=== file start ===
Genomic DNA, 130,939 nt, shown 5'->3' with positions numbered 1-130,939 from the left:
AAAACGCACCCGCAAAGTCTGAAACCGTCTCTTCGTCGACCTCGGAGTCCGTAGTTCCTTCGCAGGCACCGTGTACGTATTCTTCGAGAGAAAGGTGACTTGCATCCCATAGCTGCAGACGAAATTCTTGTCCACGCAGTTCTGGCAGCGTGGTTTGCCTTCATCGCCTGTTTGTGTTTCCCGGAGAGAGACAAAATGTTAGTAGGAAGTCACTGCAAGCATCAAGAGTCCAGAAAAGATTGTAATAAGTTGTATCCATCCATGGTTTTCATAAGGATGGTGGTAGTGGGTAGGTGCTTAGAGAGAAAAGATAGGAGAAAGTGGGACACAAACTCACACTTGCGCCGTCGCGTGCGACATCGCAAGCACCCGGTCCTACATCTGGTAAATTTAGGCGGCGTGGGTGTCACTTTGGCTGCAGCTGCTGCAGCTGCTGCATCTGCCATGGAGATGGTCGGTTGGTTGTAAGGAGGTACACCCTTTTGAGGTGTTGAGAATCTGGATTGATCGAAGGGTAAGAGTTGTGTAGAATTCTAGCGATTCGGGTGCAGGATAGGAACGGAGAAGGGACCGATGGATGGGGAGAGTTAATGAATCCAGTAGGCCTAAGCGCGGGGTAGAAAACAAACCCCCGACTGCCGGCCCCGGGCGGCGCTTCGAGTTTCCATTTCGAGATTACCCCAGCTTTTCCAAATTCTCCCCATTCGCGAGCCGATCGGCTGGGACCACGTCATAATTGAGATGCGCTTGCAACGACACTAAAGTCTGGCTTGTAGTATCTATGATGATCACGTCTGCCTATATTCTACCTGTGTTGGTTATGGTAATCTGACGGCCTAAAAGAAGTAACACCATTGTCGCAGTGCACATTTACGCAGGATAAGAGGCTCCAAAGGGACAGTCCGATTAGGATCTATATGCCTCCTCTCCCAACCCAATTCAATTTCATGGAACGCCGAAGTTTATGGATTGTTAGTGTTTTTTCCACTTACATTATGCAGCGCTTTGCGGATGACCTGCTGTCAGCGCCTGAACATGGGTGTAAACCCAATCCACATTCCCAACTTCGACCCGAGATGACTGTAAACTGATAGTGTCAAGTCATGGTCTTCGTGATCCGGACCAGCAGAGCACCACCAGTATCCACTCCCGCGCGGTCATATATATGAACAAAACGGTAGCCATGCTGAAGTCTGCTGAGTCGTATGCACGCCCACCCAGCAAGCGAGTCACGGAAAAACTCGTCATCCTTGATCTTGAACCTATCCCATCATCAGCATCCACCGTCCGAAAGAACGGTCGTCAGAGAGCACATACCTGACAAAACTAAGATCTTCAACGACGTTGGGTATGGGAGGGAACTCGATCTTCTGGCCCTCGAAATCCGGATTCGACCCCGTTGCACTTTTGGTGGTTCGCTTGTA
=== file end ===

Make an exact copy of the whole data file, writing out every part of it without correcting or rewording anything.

Genomic DNA, 130,939 nt, shown 5'->3' with positions numbered 1-130,939 from the left:
AAAACGCACCCGCAAAGTCTGAAACCGTCTCTTCGTCGACCTCGGAGTCCGTAGTTCCTTCGCAGGCACCGTGTACGTATTCTTCGAGAGAAAGGTGACTTGCATCCCATAGCTGCAGACGAAATTCTTGTCCACGCAGTTCTGGCAGCGTGGTTTGCCTTCATCGCCTGTTTGTGTTTCCCGGAGAGAGACAAAATGTTAGTAGGAAGTCACTGCAAGCATCAAGAGTCCAGAAAAGATTGTAATAAGTTGTATCCATCCATGGTTTTCATAAGGATGGTGGTAGTGGGTAGGTGCTTAGAGAGAAAAGATAGGAGAAAGTGGGACACAAACTCACACTTGCGCCGTCGCGTGCGACATCGCAAGCACCCGGTCCTACATCTGGTAAATTTAGGCGGCGTGGGTGTCACTTTGGCTGCAGCTGCTGCAGCTGCTGCATCTGCCATGGAGATGGTCGGTTGGTTGTAAGGAGGTACACCCTTTTGAGGTGTTGAGAATCTGGATTGATCGAAGGGTAAGAGTTGTGTAGAATTCTAGCGATTCGGGTGCAGGATAGGAACGGAGAAGGGACCGATGGATGGGGAGAGTTAATGAATCCAGTAGGCCTAAGCGCGGGGTAGAAAACAAACCCCCGACTGCCGGCCCCGGGCGGCGCTTCGAGTTTCCATTTCGAGATTACCCCAGCTTTTCCAAATTCTCCCCATTCGCGAGCCGATCGGCTGGGACCACGTCATAATTGAGATGCGCTTGCAACGACACTAAAGTCTGGCTTGTAGTATCTATGATGATCACGTCTGCCTATATTCTACCTGTGTTGGTTATGGTAATCTGACGGCCTAAAAGAAGTAACACCATTGTCGCAGTGCACATTTACGCAGGATAAGAGGCTCCAAAGGGACAGTCCGATTAGGATCTATATGCCTCCTCTCCCAACCCAATTCAATTTCATGGAACGCCGAAGTTTATGGATTGTTAGTGTTTTTTCCACTTACATTATGCAGCGCTTTGCGGATGACCTGCTGTCAGCGCCTGAACATGGGTGTAAACCCAATCCACATTCCCAACTTCGACCCGAGATGACTGTAAACTGATAGTGTCAAGTCATGGTCTTCGTGATCCGGACCAGCAGAGCACCACCAGTATCCACTCCCGCGCGGTCATATATATGAACAAAACGGTAGCCATGCTGAAGTCTGCTGAGTCGTATGCACGCCCACCCAGCAAGCGAGTCACGGAAAAACTCGTCATCCTTGATCTTGAACCTATCCCATCATCAGCATCCACCGTCCGAAAGAACGGTCGTCAGAGAGCACATACCTGACAAAACTAAGATCTTCAACGACGTTGGGTATGGGAGGGAACTCGATCTTCTGGCCCTCGAAATCCGGATTCGACCCCGTTGCACTTTTGGTGGTTCGCTTGTA